2.8.18
TOLERANCE RESPONSES IN THE WHEAT-SNOW MOULD DISEASE SYSTEM IN DEPENDENCE ON INOCULATION SITE, ABIOTIC STRESSORS OR ANTIFUNGAL COMPOUNDS

P SEIDEL

Institute for Integrated Plant Protection, Stahnsdorfer Damm 81, D-14532 Kleinmachnow, Germany

Background and objectives
The complex responses of plants to abiotic stressors are described under the heading general adaptation syndrome (GAS). In previous experiments it was demonstrated that responses of plants to biotic stressors fundamentally follow the GAS. These responses of plants comprise not only resistance responses but also tolerance responses, including increasing productivity of the plant, with the aim of adaptation to the stressor [1]. In studies carried out on compatible host-parasite systems, it had been shown that during the adaptation processes, the plants not only compensate for the effects caused by pests organisms, but their productivity is also stimulated beyond the level of performance achieved by healthy plants. This means that not only the individual organs but the whole organism is temporarily raised to a higher level of productivity, as is shown clearly by 15N-tracer experiments and drawing up a 'balance sheet' for the whole plant [2]. A special case of tolerance was observed in the host-parasite relationship, wheat-Microdochium nivale. Here, the increased productivity was maintained to maturity. By inoculation at the heading phase, stimulation of physiological processes (nitrogen and carbohydrate metabolism, green leaf area) and dry matter production resulted in higher yields (6-33%) [1,2]. A close dependence of occurrence and intensity of stimulation responses on plant ontogeny and disease severity was shown in previous studies [1]. If it is possible to utilize this phenomenon of enhanced productivity in infected plants, it would be of some economic and environmental interest. However, further knowledge of the external and internal conditions under which it occurs is needed. Thus, the results of further studies on the dependence of stimulation reactions in our wheat-snow mould disease model system on site of inoculation, abiotic stressors (temperature, light) or antifungal compounds (Phenylpyrroles (Saphire), Strobilurines (Diskus), Bion) are presented.

Results and conclusions
All experiments were carried out using a special screening system for tolerance responses on whole plant level, based on a 15N-tracer technique [2]. Plants were grown in growth chambers (influences of abiotic stressors) or under roof under open air conditions. No any stimulation was observed after inoculation of second leaves from above and dry matter and yields were diminished after inoculation of stems. However, inoculation of other parts of the plant resulted in stimulation reactions. Additional abiotic stressors mostly reduced the yields. Low temperature and/or short-term darkness are better tolerated by our model system than higher temperatures and long light periods.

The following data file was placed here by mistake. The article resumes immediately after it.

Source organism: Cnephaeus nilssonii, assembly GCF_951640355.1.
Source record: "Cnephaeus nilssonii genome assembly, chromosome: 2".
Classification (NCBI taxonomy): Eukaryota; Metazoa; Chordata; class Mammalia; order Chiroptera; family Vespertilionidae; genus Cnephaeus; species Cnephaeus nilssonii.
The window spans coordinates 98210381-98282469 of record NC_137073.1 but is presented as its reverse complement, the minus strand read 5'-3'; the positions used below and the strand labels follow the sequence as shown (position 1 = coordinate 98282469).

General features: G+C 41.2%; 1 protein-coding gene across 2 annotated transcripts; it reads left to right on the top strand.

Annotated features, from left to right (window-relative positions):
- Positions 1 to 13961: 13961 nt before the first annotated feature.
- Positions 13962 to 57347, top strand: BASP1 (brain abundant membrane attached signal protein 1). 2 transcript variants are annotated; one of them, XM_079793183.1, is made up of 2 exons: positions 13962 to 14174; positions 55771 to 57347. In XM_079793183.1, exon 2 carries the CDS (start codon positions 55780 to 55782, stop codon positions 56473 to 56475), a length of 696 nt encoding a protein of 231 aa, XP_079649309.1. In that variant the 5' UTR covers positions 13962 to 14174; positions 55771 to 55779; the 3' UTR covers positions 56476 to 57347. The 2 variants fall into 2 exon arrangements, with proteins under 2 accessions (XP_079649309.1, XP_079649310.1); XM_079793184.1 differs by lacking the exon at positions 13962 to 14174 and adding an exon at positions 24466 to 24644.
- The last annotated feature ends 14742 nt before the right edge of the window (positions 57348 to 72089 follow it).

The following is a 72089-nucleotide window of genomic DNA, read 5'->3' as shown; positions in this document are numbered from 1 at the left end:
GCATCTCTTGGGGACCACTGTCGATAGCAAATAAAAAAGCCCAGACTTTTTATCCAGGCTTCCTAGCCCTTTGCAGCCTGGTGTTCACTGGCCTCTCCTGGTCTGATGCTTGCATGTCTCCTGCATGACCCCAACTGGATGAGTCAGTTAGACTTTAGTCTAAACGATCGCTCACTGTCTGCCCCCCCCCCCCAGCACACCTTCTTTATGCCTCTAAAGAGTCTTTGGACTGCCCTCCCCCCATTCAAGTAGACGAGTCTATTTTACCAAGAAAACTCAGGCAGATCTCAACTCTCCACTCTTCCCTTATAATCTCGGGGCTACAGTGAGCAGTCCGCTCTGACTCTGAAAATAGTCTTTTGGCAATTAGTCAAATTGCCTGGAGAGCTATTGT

All compounds investigated influenced the pathogen directly and reduced disease severity. Saphire and Bion applied without inoculation influenced the yield directly (temporary and manifest enhancement) compared with the uninoculated, untreated control. Diskus had no any direct significant effect on yield. At maturity, plants treated with Saphire, Diskus or Bion and inoculated with M. ;nivale had significantly higher yields (+17.9%, +26.02% or + 22.28%, respectively) than the healthy, untreated plants. However, compared with inoculated, untreated plants, the yields in the plants with inoculation and fungicide application were temporarily significantly reduced (EC 83 Saphire, -1 1,2%; EC 75 Bion, -25.5%, Diskus: -31.2 %). Thus, despite the fact that Saphire and Bion had positive effects on yield and all three compounds reduced the severity, not the occurrence, of disease, the intensity of stimulation processes caused by M. ;nivale was reduced. This suggests that the tolerance potential of the plant is influenced by these compounds. Further investigation is urgently needed.

References
1. Seidel P, 1996. In: Lyr H, Russel PE, Sisler HD, eds. Modern Fungicides and Antifungal Compounds. Andover: Intercept, pp. 273-280.
2. Seidel P, 1 996, Plant Research and Development 44, 81-99.